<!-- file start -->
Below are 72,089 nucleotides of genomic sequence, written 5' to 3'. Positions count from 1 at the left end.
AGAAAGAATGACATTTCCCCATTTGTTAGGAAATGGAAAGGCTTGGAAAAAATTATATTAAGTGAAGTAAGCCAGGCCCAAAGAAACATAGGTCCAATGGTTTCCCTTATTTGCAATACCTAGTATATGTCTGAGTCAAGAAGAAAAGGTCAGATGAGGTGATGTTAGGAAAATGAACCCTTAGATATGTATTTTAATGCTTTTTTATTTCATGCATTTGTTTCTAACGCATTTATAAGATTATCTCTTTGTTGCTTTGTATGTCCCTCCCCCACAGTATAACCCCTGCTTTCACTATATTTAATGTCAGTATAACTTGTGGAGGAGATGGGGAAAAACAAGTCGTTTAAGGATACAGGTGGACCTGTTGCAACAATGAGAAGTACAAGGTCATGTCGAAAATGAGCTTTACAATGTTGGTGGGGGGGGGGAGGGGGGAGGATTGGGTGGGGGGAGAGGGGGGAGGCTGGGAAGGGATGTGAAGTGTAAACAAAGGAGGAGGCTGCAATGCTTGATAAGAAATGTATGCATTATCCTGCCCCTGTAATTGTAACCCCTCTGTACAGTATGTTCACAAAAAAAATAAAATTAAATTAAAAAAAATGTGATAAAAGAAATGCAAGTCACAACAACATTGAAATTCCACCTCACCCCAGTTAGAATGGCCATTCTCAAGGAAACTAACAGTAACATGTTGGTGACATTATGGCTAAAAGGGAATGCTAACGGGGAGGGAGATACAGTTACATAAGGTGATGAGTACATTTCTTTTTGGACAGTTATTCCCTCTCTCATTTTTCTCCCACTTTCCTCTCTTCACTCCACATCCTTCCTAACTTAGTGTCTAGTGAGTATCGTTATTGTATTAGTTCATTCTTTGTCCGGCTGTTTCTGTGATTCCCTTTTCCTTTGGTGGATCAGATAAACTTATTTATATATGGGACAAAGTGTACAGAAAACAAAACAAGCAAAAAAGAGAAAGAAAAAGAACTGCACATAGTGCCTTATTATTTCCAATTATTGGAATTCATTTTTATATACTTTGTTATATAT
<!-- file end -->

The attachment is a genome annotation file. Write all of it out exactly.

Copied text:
Below are 72,089 nucleotides of genomic sequence, written 5' to 3'. Positions count from 1 at the left end.
AGAAAGAATGACATTTCCCCATTTGTTAGGAAATGGAAAGGCTTGGAAAAAATTATATTAAGTGAAGTAAGCCAGGCCCAAAGAAACATAGGTCCAATGGTTTCCCTTATTTGCAATACCTAGTATATGTCTGAGTCAAGAAGAAAAGGTCAGATGAGGTGATGTTAGGAAAATGAACCCTTAGATATGTATTTTAATGCTTTTTTATTTCATGCATTTGTTTCTAACGCATTTATAAGATTATCTCTTTGTTGCTTTGTATGTCCCTCCCCCACAGTATAACCCCTGCTTTCACTATATTTAATGTCAGTATAACTTGTGGAGGAGATGGGGAAAAACAAGTCGTTTAAGGATACAGGTGGACCTGTTGCAACAATGAGAAGTACAAGGTCATGTCGAAAATGAGCTTTACAATGTTGGTGGGGGGGGGGAGGGGGGAGGATTGGGTGGGGGGAGAGGGGGGAGGCTGGGAAGGGATGTGAAGTGTAAACAAAGGAGGAGGCTGCAATGCTTGATAAGAAATGTATGCATTATCCTGCCCCTGTAATTGTAACCCCTCTGTACAGTATGTTCACAAAAAAAATAAAATTAAATTAAAAAAAATGTGATAAAAGAAATGCAAGTCACAACAACATTGAAATTCCACCTCACCCCAGTTAGAATGGCCATTCTCAAGGAAACTAACAGTAACATGTTGGTGACATTATGGCTAAAAGGGAATGCTAACGGGGAGGGAGATACAGTTACATAAGGTGATGAGTACATTTCTTTTTGGACAGTTATTCCCTCTCTCATTTTTCTCCCACTTTCCTCTCTTCACTCCACATCCTTCCTAACTTAGTGTCTAGTGAGTATCGTTATTGTATTAGTTCATTCTTTGTCCGGCTGTTTCTGTGATTCCCTTTTCCTTTGGTGGATCAGATAAACTTATTTATATATGGGACAAAGTGTACAGAAAACAAAACAAGCAAAAAAGAGAAAGAAAAAGAACTGCACATAGTGCCTTATTATTTCCAATTATTGGAATTCATTTTTATATACTTTGTTATATAT